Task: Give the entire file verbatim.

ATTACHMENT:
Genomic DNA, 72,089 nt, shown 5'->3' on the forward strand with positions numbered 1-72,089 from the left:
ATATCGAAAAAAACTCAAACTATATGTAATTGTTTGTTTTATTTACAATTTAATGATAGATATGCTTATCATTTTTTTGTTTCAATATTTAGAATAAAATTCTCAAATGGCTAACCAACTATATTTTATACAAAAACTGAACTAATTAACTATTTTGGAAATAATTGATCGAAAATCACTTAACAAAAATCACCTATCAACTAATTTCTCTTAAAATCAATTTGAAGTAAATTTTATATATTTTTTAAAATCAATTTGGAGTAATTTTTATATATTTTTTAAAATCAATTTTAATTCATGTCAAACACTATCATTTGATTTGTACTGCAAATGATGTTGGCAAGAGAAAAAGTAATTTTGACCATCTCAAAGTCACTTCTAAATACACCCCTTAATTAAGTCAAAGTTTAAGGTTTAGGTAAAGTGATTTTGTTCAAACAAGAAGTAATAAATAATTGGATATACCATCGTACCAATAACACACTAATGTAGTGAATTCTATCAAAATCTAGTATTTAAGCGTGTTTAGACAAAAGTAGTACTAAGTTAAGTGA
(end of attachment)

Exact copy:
Genomic DNA, 72,089 nt, shown 5'->3' on the forward strand with positions numbered 1-72,089 from the left:
ATATCGAAAAAAACTCAAACTATATGTAATTGTTTGTTTTATTTACAATTTAATGATAGATATGCTTATCATTTTTTTGTTTCAATATTTAGAATAAAATTCTCAAATGGCTAACCAACTATATTTTATACAAAAACTGAACTAATTAACTATTTTGGAAATAATTGATCGAAAATCACTTAACAAAAATCACCTATCAACTAATTTCTCTTAAAATCAATTTGAAGTAAATTTTATATATTTTTTAAAATCAATTTGGAGTAATTTTTATATATTTTTTAAAATCAATTTTAATTCATGTCAAACACTATCATTTGATTTGTACTGCAAATGATGTTGGCAAGAGAAAAAGTAATTTTGACCATCTCAAAGTCACTTCTAAATACACCCCTTAATTAAGTCAAAGTTTAAGGTTTAGGTAAAGTGATTTTGTTCAAACAAGAAGTAATAAATAATTGGATATACCATCGTACCAATAACACACTAATGTAGTGAATTCTATCAAAATCTAGTATTTAAGCGTGTTTAGACAAAAGTAGTACTAAGTTAAGTGA